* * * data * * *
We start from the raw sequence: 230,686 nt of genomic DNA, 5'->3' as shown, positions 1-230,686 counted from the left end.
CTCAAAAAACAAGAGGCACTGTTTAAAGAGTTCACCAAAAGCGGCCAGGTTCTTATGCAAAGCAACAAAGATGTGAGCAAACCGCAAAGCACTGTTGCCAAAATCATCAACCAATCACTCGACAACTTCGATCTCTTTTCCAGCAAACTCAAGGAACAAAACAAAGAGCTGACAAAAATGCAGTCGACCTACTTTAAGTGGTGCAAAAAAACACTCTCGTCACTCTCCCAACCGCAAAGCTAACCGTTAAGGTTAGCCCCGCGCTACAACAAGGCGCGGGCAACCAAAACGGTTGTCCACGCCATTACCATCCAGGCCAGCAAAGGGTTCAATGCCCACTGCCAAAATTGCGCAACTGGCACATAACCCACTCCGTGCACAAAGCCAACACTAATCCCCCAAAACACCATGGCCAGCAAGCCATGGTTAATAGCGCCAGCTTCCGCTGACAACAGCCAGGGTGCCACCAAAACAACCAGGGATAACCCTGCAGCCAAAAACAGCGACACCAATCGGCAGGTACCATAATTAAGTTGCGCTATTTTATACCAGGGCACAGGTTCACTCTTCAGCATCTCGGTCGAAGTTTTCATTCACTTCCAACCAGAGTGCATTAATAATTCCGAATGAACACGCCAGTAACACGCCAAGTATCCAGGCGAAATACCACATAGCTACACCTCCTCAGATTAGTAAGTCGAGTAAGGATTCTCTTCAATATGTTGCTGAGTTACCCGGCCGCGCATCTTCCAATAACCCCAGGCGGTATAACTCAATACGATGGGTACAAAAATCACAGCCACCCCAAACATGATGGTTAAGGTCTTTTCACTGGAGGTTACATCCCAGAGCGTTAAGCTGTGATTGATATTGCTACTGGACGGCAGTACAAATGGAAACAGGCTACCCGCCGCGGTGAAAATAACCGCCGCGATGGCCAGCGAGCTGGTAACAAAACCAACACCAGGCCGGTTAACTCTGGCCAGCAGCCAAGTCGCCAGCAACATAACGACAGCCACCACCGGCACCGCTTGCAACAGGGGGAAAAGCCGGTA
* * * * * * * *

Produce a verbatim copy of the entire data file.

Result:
We start from the raw sequence: 230,686 nt of genomic DNA, 5'->3' as shown, positions 1-230,686 counted from the left end.
CTCAAAAAACAAGAGGCACTGTTTAAAGAGTTCACCAAAAGCGGCCAGGTTCTTATGCAAAGCAACAAAGATGTGAGCAAACCGCAAAGCACTGTTGCCAAAATCATCAACCAATCACTCGACAACTTCGATCTCTTTTCCAGCAAACTCAAGGAACAAAACAAAGAGCTGACAAAAATGCAGTCGACCTACTTTAAGTGGTGCAAAAAAACACTCTCGTCACTCTCCCAACCGCAAAGCTAACCGTTAAGGTTAGCCCCGCGCTACAACAAGGCGCGGGCAACCAAAACGGTTGTCCACGCCATTACCATCCAGGCCAGCAAAGGGTTCAATGCCCACTGCCAAAATTGCGCAACTGGCACATAACCCACTCCGTGCACAAAGCCAACACTAATCCCCCAAAACACCATGGCCAGCAAGCCATGGTTAATAGCGCCAGCTTCCGCTGACAACAGCCAGGGTGCCACCAAAACAACCAGGGATAACCCTGCAGCCAAAAACAGCGACACCAATCGGCAGGTACCATAATTAAGTTGCGCTATTTTATACCAGGGCACAGGTTCACTCTTCAGCATCTCGGTCGAAGTTTTCATTCACTTCCAACCAGAGTGCATTAATAATTCCGAATGAACACGCCAGTAACACGCCAAGTATCCAGGCGAAATACCACATAGCTACACCTCCTCAGATTAGTAAGTCGAGTAAGGATTCTCTTCAATATGTTGCTGAGTTACCCGGCCGCGCATCTTCCAATAACCCCAGGCGGTATAACTCAATACGATGGGTACAAAAATCACAGCCACCCCAAACATGATGGTTAAGGTCTTTTCACTGGAGGTTACATCCCAGAGCGTTAAGCTGTGATTGATATTGCTACTGGACGGCAGTACAAATGGAAACAGGCTACCCGCCGCGGTGAAAATAACCGCCGCGATGGCCAGCGAGCTGGTAACAAAACCAACACCAGGCCGGTTAACTCTGGCCAGCAGCCAAGTCGCCAGCAACATAACGACAGCCACCACCGGCACCGCTTGCAACAGGGGGAAAAGCCGGTA